Both writers agree in teaching, that the divine law prohibited a man to marry his wife's sister while she was living; and both are silent in regard to what might be done after her decease. The comment of Jonathan differs, in the words he uses, but little from the text itself.
Now, if the Jews had never doubted that it was lawful for a man to marry his sister-in-law after the death of his wife, is it not highly probable the fact would have been stated by one or both of these writers, when giving the meaning of the prohibition in Levit. 18: 18? Is not their silence proof to the contrary?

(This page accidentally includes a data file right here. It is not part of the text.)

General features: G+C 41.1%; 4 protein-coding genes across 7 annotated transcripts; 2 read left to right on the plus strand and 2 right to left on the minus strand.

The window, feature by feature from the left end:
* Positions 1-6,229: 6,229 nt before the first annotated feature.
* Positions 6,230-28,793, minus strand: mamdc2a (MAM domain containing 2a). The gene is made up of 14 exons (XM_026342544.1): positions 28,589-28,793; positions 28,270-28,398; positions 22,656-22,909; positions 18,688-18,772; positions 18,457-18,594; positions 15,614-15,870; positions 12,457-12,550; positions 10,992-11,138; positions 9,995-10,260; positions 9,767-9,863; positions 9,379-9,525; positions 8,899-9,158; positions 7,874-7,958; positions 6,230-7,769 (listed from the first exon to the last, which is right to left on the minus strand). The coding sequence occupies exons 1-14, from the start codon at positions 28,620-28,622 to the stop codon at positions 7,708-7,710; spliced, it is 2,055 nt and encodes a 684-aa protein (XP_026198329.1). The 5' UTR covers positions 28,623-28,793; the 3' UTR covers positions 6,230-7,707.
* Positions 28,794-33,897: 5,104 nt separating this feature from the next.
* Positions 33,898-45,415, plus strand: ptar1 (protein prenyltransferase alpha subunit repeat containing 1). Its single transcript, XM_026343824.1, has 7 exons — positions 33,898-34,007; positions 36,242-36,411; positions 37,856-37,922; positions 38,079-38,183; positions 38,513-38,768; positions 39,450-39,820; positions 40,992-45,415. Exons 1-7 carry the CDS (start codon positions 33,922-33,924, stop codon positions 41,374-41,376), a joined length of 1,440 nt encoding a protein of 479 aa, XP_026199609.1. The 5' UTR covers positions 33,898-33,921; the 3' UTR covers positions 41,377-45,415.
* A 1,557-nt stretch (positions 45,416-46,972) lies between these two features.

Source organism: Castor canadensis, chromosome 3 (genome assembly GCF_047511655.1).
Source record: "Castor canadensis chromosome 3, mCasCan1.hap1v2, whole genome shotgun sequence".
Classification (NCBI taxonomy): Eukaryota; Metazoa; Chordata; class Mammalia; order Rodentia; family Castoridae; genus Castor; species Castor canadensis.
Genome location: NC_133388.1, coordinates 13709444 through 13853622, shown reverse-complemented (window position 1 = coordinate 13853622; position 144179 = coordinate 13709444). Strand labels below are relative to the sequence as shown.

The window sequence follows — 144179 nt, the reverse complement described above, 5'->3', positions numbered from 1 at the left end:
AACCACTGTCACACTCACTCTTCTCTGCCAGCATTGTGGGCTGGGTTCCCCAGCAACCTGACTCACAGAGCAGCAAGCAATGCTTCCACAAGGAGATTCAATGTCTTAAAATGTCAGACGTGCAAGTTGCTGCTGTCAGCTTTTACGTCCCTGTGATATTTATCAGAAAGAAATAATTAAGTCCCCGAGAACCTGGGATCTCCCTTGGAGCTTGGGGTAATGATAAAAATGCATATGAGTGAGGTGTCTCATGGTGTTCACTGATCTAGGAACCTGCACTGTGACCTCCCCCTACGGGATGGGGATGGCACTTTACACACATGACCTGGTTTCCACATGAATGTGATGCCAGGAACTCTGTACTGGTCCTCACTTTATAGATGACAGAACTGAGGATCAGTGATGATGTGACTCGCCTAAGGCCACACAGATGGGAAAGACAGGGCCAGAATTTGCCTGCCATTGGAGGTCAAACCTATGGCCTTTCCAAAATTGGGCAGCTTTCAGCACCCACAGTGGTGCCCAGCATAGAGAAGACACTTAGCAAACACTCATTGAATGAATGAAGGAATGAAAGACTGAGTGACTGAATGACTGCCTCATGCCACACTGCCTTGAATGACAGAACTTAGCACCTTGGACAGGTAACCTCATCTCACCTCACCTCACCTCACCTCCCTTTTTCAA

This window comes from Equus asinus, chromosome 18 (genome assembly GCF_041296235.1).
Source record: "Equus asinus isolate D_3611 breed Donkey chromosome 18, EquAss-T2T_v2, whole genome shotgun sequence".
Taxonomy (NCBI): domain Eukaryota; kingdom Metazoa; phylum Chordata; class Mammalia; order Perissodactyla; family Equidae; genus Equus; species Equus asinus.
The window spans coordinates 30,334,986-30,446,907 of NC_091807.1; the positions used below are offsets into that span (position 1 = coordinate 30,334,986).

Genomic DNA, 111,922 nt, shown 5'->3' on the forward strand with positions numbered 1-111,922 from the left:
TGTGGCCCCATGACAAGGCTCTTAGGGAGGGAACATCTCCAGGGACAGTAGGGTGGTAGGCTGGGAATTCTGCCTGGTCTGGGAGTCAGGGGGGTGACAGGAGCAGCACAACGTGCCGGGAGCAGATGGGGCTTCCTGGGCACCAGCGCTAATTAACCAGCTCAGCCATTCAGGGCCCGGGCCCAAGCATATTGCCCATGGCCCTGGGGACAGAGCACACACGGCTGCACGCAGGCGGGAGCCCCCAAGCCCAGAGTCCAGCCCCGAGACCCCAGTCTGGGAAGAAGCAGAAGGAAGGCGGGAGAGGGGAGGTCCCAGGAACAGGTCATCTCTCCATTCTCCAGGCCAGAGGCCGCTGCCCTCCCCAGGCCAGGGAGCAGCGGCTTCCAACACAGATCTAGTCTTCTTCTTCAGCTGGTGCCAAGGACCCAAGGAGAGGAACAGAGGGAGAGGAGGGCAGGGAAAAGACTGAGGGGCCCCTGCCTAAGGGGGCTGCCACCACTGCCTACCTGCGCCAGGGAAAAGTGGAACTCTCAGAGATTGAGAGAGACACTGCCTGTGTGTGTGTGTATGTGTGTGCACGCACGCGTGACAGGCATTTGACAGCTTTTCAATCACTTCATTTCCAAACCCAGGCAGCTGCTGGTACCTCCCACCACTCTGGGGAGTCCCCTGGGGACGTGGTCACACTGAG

But if we were to admit it could be proved, that such an interpretation was put on the Levitical law by the Scribes and Pharisees, in our Saviour's time, what will the Puritan gain? Are we to bow to their judgment? Christians are as competent to interpret a written law as they were; for, although they were nearer to the time of the giving of the law than Christians of the present day, yet they were not nearer than Primitive Christians. Besides, let it be remembered that, between the time of these Jewish expounders of the law and its first publication,